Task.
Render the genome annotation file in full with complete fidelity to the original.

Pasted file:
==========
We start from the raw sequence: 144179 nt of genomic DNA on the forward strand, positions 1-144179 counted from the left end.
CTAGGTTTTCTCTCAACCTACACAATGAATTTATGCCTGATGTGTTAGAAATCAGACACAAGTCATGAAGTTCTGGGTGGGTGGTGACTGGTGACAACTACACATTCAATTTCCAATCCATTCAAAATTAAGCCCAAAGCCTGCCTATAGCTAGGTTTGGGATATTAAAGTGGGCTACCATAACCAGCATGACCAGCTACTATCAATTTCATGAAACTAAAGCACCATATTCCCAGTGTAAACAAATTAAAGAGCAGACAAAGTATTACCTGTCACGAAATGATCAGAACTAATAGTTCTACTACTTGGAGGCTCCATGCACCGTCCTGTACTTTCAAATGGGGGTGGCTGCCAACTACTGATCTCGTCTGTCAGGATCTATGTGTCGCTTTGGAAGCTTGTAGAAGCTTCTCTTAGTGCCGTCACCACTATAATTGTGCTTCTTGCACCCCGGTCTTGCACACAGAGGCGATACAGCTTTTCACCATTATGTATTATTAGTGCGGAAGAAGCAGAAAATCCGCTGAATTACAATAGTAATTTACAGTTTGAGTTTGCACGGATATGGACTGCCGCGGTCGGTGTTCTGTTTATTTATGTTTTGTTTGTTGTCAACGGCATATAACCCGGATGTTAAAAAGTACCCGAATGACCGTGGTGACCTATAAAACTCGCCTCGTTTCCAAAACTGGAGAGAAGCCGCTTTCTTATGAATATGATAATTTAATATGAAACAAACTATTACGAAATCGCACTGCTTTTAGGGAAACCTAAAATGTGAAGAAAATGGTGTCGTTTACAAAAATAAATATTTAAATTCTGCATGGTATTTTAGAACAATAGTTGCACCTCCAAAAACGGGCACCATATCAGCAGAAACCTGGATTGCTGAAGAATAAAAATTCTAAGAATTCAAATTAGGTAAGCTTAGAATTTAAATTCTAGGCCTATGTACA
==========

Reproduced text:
We start from the raw sequence: 144179 nt of genomic DNA on the forward strand, positions 1-144179 counted from the left end.
CTAGGTTTTCTCTCAACCTACACAATGAATTTATGCCTGATGTGTTAGAAATCAGACACAAGTCATGAAGTTCTGGGTGGGTGGTGACTGGTGACAACTACACATTCAATTTCCAATCCATTCAAAATTAAGCCCAAAGCCTGCCTATAGCTAGGTTTGGGATATTAAAGTGGGCTACCATAACCAGCATGACCAGCTACTATCAATTTCATGAAACTAAAGCACCATATTCCCAGTGTAAACAAATTAAAGAGCAGACAAAGTATTACCTGTCACGAAATGATCAGAACTAATAGTTCTACTACTTGGAGGCTCCATGCACCGTCCTGTACTTTCAAATGGGGGTGGCTGCCAACTACTGATCTCGTCTGTCAGGATCTATGTGTCGCTTTGGAAGCTTGTAGAAGCTTCTCTTAGTGCCGTCACCACTATAATTGTGCTTCTTGCACCCCGGTCTTGCACACAGAGGCGATACAGCTTTTCACCATTATGTATTATTAGTGCGGAAGAAGCAGAAAATCCGCTGAATTACAATAGTAATTTACAGTTTGAGTTTGCACGGATATGGACTGCCGCGGTCGGTGTTCTGTTTATTTATGTTTTGTTTGTTGTCAACGGCATATAACCCGGATGTTAAAAAGTACCCGAATGACCGTGGTGACCTATAAAACTCGCCTCGTTTCCAAAACTGGAGAGAAGCCGCTTTCTTATGAATATGATAATTTAATATGAAACAAACTATTACGAAATCGCACTGCTTTTAGGGAAACCTAAAATGTGAAGAAAATGGTGTCGTTTACAAAAATAAATATTTAAATTCTGCATGGTATTTTAGAACAATAGTTGCACCTCCAAAAACGGGCACCATATCAGCAGAAACCTGGATTGCTGAAGAATAAAAATTCTAAGAATTCAAATTAGGTAAGCTTAGAATTTAAATTCTAGGCCTATGTACA